Longshore workers in Vancouver began a “limited job action” at two terminals, stopping short of a full-blown strike that would have seriously impacted operations at Canada’s busiest port.
The International Longshore and Warehouse Union (ILWU)-Canada announced late on May 26 that its members would take measures such as refusing to work overtime at Deltaport and Vanterm beginning on May 27. The union had previously issued a strike notice to the facilities’ owner, Global Container Terminals.
“Contrary to comments made by employers to the media, all terminals will remain open for business and ILWU-Canada and its locals will not put up picket lines at this time. Our goal is to keep the ports open with minimal disruption to trade,” ILWU-Canada President Rob Ashton said in a statement.
A strike at the two terminals could have rippled across supply chains in Canada. They account for 1.8 million twenty-foot-container-units of Vancouver’s capacity – more than half of what the port handled in 2018.
The ILWU is continuing federally mediated contract talks negotiations with the British Columbia Maritime Employers’ Association (BCMEA), which represents companies operating at the province’s ports. The last contract for British Columbia longshore workers expired in 2018.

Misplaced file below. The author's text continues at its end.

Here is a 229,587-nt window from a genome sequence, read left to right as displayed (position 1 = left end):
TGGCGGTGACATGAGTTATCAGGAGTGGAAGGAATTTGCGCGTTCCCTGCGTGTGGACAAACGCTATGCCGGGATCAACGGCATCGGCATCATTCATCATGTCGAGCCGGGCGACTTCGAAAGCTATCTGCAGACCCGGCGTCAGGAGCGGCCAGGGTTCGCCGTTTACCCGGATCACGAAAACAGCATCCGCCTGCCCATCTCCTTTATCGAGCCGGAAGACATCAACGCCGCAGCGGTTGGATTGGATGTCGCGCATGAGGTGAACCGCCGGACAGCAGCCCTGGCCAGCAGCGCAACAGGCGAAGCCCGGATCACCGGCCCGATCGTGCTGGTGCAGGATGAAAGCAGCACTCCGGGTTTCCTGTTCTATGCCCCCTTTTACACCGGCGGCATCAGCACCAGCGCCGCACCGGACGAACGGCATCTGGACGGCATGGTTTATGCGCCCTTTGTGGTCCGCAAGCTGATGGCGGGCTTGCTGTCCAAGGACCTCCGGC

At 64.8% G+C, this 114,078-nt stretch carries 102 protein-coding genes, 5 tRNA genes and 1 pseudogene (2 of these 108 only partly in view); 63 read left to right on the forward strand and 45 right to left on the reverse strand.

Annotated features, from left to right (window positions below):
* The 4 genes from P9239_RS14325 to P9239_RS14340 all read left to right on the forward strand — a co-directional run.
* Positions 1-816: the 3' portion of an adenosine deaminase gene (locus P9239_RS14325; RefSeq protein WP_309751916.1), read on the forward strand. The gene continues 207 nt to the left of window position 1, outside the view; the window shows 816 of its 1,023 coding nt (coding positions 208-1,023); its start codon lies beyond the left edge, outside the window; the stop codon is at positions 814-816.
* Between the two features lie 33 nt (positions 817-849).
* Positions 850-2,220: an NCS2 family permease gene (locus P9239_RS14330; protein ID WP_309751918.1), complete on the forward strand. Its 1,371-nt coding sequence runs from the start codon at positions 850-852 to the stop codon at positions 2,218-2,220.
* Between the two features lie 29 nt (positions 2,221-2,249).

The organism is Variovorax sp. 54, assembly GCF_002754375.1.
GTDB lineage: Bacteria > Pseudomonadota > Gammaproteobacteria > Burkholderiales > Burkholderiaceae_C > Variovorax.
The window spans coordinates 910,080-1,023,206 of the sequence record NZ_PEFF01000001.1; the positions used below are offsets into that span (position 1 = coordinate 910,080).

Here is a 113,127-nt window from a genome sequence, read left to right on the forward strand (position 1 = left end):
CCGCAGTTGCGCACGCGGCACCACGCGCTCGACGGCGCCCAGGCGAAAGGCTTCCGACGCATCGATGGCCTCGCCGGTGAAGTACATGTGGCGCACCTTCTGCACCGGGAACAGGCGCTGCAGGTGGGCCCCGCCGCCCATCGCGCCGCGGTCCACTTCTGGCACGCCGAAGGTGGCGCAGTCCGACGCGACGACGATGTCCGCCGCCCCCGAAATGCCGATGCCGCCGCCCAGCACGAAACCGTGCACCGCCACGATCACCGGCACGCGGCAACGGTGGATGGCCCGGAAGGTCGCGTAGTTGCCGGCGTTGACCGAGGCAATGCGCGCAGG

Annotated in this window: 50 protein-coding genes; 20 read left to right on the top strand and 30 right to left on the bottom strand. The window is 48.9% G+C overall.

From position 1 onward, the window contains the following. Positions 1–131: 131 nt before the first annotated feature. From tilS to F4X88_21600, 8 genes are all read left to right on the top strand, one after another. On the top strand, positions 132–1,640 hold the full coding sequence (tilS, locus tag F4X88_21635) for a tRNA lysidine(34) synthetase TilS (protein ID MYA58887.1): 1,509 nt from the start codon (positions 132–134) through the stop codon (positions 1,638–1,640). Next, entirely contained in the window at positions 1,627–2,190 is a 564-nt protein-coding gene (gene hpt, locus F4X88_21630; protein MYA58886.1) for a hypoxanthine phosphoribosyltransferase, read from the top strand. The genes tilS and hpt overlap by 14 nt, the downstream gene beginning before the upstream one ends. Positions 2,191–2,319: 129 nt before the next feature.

“We remain optimistic that a fair deal can be achieved through the constitutionally protected bargaining process,” Ashton said.
The union said it is seeking a contract that addresses concerns related to automation at the ports “and the potential devastation to our communities.” Additional semi-automatic processes are being introduced to Deltaport, the largest terminal at Vancouver, to increase capacity.
This echoes fears by unions elsewhere that the efficiencies brought by automation will lead to job cuts. ILWU-Canada’s counterparts in the U.S. have resisted efforts by the Port of Los Angeles to add automated box handling.